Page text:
The Ontario Human Rights Code uses a definition of disability that frames a fairly broad context under which accommodations can be framed, but this is by no way an exhaustive list. This is due to the fact that disabilities are as much a product of social barriers as they are products of ill-informed policy. For example, physical disabilities are probably best known because of their salience, and so we align our assumptions with what we believe to be the best corrective measures. This is a good explanation of the reason why a wheelchair is part of the universal symbol for accessibility and why ramps and mobility devices feature so heavily in our thought processes, when thinking about disability as a whole.
The Ontario Human Rights Commission understands that its definition should be used as a framework, but not a prescriptive measure that encloses all disabilities and accessibility needs. So, when decisions are made regarding accessibility features for an organization they must incorporate the widest possible framework to house the concept of disability because the concept of disability is inextricably linked to social systems that could view an endless number of traits through stigma.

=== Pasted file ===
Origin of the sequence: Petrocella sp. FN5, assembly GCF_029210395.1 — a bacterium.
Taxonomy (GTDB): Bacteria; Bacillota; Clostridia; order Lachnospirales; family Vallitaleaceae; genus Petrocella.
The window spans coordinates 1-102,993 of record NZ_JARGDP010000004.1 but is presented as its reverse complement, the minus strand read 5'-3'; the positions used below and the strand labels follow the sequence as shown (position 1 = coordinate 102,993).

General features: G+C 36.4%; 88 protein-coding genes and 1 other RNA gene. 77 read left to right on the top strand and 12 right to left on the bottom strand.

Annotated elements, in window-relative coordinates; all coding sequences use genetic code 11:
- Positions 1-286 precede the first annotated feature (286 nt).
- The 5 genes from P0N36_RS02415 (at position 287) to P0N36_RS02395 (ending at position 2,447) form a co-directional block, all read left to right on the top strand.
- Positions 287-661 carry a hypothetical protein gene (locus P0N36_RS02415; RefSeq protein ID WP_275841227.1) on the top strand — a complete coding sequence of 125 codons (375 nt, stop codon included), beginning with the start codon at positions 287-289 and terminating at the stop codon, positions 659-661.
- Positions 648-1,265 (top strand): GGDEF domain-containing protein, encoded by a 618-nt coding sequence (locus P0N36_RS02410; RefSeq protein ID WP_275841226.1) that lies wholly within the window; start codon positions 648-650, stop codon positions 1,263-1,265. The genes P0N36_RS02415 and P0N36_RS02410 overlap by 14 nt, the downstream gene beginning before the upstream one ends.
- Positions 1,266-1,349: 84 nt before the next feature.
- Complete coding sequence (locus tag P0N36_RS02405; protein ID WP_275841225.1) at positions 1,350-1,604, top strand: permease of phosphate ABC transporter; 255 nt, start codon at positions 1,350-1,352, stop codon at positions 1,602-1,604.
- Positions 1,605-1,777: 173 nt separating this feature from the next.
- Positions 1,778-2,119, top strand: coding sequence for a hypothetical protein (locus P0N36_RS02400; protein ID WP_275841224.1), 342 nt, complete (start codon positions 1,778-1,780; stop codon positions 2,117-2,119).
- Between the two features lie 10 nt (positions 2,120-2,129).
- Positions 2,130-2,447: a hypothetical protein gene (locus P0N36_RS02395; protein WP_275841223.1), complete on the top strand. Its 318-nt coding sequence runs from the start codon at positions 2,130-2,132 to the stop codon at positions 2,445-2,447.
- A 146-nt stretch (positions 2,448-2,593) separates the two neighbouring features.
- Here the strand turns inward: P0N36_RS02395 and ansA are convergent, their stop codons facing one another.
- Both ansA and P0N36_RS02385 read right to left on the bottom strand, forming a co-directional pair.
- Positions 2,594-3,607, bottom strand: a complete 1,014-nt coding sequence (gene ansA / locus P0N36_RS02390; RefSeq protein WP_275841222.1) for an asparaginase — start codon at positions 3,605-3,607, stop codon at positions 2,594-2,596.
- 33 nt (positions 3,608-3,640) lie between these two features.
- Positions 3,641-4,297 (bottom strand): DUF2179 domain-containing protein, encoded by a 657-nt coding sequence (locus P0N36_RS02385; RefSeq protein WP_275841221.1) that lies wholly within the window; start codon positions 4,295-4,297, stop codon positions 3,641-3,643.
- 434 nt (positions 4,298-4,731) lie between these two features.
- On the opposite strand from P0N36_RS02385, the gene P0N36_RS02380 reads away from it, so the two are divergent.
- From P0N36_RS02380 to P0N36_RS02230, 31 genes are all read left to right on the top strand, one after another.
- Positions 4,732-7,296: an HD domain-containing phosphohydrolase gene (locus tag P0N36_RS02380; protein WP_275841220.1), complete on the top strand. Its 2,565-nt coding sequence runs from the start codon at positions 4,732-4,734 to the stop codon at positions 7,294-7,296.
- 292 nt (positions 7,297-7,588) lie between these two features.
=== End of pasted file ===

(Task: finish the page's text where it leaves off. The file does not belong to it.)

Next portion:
When creating policies that make statements about accessibility, attempts should be made to view disability as a social system instead of a schedule of impairments in order to align an organization’s forward movement with principles of Human Rights. Also, the time is long past due for an evaluation of how intersecting identities can create unique accessibility and accommodation needs.